I had a need to turn some spindles and not having a lathe I decided to look into using the drill as a lathe.

The drill had the chuck mounted on the drill using a number 2 Morse taper so I figured out that I could use a modified flat wood bit initially as the drive for the spindles. I could also use the chuck to hold a small faceplate if needed.

The other, non drive end of the spindle had to have a pointed support, so I used a piece of oak with a centre punch pressed into it. the oak was slotted to provide adjustment and then mounted on the drill base using “tee” nuts into slots in the base.

The drill was mounted on a large wooden ” hinge”, half of which was bolted to the drill base, the other half was drilled centrally and bolted to the low drill stand. The centre pivot allowed me to rotate the whole drill and the hinge function allowed me to lower it down to a horizontal position. A stand was made to support the top end of the drill while in the horizontal position.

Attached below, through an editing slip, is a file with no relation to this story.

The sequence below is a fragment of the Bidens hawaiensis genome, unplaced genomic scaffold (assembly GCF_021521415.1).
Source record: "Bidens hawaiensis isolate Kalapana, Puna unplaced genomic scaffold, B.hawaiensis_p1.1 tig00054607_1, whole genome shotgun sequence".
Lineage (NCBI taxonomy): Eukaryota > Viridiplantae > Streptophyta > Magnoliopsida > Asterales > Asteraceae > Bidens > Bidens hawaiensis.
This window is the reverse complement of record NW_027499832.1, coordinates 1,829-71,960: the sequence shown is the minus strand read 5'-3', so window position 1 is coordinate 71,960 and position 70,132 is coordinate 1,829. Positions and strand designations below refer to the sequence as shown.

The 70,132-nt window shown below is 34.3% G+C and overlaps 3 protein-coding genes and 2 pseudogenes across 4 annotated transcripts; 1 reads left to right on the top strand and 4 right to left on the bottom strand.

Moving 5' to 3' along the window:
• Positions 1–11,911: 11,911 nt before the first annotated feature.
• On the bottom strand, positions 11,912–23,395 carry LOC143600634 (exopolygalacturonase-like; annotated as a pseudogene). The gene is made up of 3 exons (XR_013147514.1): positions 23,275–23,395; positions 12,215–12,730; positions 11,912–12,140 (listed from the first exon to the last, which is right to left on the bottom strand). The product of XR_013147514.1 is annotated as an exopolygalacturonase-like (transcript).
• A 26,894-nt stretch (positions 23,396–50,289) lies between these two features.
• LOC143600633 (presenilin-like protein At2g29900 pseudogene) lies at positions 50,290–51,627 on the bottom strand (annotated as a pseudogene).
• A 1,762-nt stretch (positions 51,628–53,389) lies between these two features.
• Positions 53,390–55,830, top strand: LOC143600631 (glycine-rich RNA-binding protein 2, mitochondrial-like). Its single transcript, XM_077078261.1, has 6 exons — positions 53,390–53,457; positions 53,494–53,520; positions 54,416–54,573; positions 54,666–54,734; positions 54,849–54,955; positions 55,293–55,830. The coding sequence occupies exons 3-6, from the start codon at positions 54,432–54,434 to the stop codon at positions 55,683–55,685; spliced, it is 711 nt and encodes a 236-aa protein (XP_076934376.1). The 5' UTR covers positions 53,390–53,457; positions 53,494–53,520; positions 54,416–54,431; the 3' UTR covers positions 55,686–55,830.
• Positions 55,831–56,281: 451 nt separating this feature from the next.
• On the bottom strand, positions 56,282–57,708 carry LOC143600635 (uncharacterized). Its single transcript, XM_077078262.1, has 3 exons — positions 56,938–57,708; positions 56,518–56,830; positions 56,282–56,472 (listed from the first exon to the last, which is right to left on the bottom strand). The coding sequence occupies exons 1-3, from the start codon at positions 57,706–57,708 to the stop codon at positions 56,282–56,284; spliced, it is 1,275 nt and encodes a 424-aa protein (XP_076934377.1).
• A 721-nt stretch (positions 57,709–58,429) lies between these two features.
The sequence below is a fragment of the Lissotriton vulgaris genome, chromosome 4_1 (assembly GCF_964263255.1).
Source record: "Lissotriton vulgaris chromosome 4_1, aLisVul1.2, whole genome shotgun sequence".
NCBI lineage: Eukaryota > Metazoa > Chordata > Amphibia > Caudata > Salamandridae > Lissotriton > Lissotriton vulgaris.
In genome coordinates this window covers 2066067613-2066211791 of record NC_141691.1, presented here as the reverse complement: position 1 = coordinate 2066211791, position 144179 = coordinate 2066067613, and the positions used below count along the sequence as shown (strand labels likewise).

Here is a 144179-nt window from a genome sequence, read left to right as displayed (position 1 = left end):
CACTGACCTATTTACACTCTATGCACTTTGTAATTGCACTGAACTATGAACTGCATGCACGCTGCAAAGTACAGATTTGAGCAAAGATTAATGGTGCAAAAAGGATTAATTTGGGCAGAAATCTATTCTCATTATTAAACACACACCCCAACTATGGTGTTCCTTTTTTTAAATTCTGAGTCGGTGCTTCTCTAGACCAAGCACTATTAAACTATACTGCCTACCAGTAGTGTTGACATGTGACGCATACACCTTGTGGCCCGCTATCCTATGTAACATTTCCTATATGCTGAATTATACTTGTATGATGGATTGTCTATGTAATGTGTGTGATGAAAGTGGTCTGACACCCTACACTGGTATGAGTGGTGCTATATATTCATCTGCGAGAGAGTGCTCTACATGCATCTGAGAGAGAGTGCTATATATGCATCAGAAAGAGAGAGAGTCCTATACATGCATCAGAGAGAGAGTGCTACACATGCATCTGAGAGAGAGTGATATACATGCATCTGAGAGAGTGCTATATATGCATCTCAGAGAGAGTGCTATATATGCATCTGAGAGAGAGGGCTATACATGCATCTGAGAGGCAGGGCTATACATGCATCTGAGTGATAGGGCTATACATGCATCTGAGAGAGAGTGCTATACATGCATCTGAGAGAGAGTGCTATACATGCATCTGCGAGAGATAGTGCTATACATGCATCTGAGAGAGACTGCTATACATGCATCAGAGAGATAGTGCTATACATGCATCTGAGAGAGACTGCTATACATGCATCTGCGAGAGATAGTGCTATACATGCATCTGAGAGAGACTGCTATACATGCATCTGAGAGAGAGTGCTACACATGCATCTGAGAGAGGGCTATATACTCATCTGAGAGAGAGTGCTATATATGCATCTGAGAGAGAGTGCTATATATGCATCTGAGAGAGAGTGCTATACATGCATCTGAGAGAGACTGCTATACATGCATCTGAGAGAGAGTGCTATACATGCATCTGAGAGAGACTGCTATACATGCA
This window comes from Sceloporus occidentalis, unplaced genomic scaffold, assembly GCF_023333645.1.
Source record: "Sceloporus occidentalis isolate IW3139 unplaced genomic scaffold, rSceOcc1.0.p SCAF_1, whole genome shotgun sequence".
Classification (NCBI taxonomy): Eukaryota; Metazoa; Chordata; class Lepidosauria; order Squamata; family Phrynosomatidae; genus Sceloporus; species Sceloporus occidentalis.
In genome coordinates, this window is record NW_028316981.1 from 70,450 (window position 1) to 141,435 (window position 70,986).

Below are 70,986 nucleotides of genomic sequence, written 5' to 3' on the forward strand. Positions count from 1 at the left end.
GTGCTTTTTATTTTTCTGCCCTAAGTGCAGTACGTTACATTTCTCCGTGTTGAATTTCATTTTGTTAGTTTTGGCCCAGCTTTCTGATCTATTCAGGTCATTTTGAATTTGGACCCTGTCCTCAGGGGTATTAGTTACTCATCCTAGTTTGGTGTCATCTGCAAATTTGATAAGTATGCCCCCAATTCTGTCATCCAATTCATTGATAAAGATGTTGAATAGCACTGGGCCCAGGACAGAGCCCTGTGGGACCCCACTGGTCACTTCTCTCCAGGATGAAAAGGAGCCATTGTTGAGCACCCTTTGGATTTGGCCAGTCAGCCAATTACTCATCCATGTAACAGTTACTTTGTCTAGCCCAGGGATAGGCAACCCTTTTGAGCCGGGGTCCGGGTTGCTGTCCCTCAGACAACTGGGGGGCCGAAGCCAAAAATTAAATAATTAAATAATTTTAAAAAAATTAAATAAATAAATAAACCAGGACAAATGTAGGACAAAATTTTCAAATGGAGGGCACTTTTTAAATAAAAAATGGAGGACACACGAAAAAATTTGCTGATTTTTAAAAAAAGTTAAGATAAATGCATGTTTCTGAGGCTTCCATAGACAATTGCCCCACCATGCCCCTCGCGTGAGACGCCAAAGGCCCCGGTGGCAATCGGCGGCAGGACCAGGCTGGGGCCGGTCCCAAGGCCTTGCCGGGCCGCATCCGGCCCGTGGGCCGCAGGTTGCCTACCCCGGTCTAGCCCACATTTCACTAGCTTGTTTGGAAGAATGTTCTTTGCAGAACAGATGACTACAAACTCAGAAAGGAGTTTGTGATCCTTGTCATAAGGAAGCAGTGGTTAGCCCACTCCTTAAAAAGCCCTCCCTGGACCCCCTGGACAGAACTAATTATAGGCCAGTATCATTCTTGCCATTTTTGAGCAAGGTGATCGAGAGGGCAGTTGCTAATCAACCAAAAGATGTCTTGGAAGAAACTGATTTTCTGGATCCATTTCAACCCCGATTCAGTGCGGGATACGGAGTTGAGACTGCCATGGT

The non Drive end was lined up by ensuring that the drill was vertical in both planes and then gripping a short plumb bob and line in the chuck. This was allowed to settle then the non drive end point was lined up to this and secured.

   

 

This is the sum total of development so far, I need to make a tool rest, this will be mounted on the adjustable drill table when time permits.

 

watch this space!

 

A quick pair of lamps

I found myself sorting some oak bits the other day and thought some of them were too good to just throw away so decided to make a pair of table lamps.

After considering a few different configurations my other half said ” just pile them up and see what they look like”. This looked interesting but I felt that they looked too square and regular, so I decided to round off the edges and corners. This looked much better immediately, so I duly sanded the lot of them.

I found some flat bases to mount them on and rounded these as well.